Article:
Book Haul Post: Appendix N by Jeffro Johnson

Bursting with critical thought without an outlet, I started writing Amazon reviews six years ago.  The natural constraints of that format began to chafe, and I started this blog over a year and a half ago.  The catalyst was the reaction to the Sad Puppies 3 Hugo Awards campaign, although, impetus and clicks notwithstanding, I have little interest in fighting speculative fiction’s culture wars.  Preparing to vote and blogging on the nominees that year exposed me to a variety of new voices.  Not, overall, a terribly great array of voices, one reason I’ve lost interest in the Hugo Awards.

With one rather significant exception.  Jeffro Johnson was already well underway with his Appendix N Retrospective series at the Castalia House Blog when he was nominated for a Hugo.  I didn’t go back and read his old posts–and still haven’t, all the more reason for anticipation–but I started reading his posts around that time.  And what I got were, with clockwork regularity, consistently high quality, insightful posts on a bunch of fiction that I had barely heard of, let alone read.  Appendix N.

appendix-n-cover-2

 

What is Appendix N?  Famously (infamously?), Appendix N is, well, appendix N to the original edition of Gary Gygax’s Dungeons and Dragons Dungeon Master’s Guide.  I was never much of a D&D player, even in high school.  I owned a Dungeon Master’s Guide but never gave Appendix N more than a passing glance.  Most of the books and writers listed would have seemed entirely foreign to me at the time and hard-to-impossible to find at the mall Waldenbooks.  So high school passed with no greater acquaintance with Appendix N than Tolkien.

I can’t truly say I didn’t hear tell of Appendix N again until I started reading Jeffro.  At the very least, I noticed and mostly read the series Tor.com ran on Appendix N.  And while it convinced me to read Hiero’s Journey (a book I continue love entirely out of proportion to its merit), it didn’t make much of an impact.  Nor, necessarily, did Jeffro’s series.  At first.

But it started to seep in.  Creeping, digging its tendrils into the nooks and crannies of my brain.  I didn’t always agree, but it was a conversation I wanted to be a part of.  His descriptions of the books intrigued me, suggesting an entire world of speculative fiction I was unaware of.  After several years of reading dozens of new releases each year, it was painfully obvious that diversity was the one thing contemporary speculative fiction lacked.

appendix-n-cover

I cast about for any number of features to run at Every Day Should Be Tuesday.  I considered a Generation X retrospective.  But I found myself pulled farther back in history, entirely before my time.  I considered doing a Tolkien re-read, or a Conan first-read, but I found myself pulled to a broader perspective.  Hence Throwback SF Thursday.  Far more expansive in reach than an Appendix N retrospective, to be sure.  But undoubtedly inspired by Jeffro’s work.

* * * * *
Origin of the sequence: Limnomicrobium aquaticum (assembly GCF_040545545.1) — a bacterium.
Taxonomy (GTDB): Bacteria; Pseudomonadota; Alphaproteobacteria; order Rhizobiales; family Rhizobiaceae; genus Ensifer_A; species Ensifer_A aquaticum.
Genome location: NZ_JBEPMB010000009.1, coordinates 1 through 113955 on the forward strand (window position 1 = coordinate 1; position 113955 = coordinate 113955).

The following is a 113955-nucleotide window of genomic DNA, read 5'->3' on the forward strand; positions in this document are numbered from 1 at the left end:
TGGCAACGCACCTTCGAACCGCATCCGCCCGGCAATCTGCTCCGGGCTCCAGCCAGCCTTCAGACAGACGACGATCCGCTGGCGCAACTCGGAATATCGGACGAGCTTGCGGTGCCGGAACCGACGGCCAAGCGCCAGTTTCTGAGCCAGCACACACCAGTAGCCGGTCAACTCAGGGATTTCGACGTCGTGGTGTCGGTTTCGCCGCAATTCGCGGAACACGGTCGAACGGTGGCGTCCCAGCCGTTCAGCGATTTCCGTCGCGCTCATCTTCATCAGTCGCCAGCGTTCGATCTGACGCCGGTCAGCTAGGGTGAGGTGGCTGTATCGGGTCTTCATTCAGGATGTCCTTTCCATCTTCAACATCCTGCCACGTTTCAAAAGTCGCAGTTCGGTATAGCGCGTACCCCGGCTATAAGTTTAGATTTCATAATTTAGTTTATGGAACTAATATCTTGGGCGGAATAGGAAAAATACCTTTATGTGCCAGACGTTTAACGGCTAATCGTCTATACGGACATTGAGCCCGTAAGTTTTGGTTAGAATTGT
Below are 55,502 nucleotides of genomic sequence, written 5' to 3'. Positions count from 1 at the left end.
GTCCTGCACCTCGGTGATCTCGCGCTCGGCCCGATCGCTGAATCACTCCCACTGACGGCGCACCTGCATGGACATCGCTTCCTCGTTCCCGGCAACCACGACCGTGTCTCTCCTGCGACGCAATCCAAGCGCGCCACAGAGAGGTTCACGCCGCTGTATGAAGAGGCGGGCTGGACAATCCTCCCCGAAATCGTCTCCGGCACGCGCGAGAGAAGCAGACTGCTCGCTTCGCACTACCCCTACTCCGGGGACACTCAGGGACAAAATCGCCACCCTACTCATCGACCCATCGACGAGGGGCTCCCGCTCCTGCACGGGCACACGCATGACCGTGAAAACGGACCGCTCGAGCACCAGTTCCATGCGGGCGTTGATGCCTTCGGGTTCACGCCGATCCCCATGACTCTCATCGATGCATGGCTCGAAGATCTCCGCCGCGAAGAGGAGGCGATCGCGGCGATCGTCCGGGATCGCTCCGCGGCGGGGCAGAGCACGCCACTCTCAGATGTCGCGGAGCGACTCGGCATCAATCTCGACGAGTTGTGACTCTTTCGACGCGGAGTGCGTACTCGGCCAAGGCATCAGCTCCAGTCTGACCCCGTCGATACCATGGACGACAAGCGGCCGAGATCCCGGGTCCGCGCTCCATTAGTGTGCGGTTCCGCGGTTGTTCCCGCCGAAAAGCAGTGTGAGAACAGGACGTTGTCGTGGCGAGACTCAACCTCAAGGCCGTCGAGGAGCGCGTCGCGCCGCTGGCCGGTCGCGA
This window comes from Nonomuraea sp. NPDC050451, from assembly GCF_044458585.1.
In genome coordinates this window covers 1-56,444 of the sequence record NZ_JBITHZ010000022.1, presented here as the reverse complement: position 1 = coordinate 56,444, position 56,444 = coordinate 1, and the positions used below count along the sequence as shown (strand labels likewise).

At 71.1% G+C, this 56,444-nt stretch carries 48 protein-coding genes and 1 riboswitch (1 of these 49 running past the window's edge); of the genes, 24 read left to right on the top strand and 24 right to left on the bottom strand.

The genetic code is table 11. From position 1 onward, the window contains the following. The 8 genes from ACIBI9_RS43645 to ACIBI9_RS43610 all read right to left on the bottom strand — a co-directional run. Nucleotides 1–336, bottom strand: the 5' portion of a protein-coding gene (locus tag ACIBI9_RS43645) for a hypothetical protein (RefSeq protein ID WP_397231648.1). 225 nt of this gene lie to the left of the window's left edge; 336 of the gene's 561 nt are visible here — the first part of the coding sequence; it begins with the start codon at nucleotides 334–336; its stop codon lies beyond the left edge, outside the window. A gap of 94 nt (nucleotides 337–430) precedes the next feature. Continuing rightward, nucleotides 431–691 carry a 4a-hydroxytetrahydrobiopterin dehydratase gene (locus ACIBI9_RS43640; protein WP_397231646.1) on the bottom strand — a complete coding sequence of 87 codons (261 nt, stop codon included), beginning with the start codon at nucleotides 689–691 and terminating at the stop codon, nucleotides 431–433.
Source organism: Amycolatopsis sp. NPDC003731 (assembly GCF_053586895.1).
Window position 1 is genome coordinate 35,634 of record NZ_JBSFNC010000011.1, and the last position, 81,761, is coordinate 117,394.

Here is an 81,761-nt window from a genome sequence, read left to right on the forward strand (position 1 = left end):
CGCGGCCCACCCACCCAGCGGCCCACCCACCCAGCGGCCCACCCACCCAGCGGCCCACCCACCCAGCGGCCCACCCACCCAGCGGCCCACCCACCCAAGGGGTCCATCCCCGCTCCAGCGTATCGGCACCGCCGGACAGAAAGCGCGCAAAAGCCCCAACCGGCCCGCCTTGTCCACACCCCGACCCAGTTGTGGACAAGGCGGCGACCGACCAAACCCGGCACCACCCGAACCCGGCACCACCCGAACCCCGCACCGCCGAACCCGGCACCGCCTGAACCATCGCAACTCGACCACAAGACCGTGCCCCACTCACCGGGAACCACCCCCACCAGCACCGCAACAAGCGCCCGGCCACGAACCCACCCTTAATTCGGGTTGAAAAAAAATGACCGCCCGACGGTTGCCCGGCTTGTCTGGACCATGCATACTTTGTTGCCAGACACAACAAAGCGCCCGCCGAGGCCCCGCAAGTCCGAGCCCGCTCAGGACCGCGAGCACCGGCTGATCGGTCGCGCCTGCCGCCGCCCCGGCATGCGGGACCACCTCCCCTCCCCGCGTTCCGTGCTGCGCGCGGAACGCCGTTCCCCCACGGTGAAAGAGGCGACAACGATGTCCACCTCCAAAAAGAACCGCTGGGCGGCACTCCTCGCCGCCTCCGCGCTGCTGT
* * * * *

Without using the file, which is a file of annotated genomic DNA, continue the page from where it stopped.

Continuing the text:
And so I find myself working (sort of) under his auspices, contributing an every-other-week column at the Castalia House blog he now manages.  I’ve read many of the essays.  But there remain many I have not.  And I understand he has revised essays and added new material.  I remain largely uninterested in the works’ influence on tabletop gaming, but there is so much more to it than that.  I’m also happy to have it in an easily readable form (now we just need a physical book suitable for coffee table display!).

If you find yourself intrigued by the books I feature in my Throwback SF Thursday posts, then Jeffro’s Appendix N book will open your eyes to a new world of almost forgotten literature.  If you are interested in why D&D has all those funny rules, Jeffro will show you the literary roots, from trolls regenerating to the law-chaos axis for alignment to the paladin class.  But even if you–like me–don’t care about the gaming influence, Appendix N represents the closest thing to canon for pre-1980s speculative fiction (sans the Big Three of Clarke, Asimov, and Heinlein) that exists.  This isn’t just a book about gaming, it’s a book about speculative fiction’s history.  You will be sure to walk away dying to pick up some books that will blow your mind.

Appendix N: The Literary History of Dungeons and Dragons is available at Amazon.

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About H.P.

Blogs on speculative fiction books at Every Day Should Be Tuesday.
This entry was posted in Sundry, Throwback SF Thursday and tagged , . Bookmark the permalink.

One Response to Book Haul Post: Appendix N by Jeffro Johnson

  1. That’s spot on from a non gaming perspective. Appendix N holds some values that are implicit when it is spoken. When a gaming product starts with a reference to N, you can expect a strange experience. Most people I know have read Lovecraft, or Lieber, or REH. But there are gems in that list that get little fanfare these days and are more influential than the above mentioned authors.

    Specifically Clarke Ashton Smith. His short story work is in your face strange. You don’t come out of the other side of his stories feeling normal, or safe. It has the perfect ‘weird’ part of ‘weird’ fiction. You get the odd sensation through his work that larger things are at play. Things best not to dwell upon.

    Someone put up an excellent audiobook of his stories on YouTube. This one is short and I think it encapsulates CAS perfectly.

    Have a listen if You’ve the time. https://youtu.be/lBs9Ngrkbn0

    Liked by 1 person

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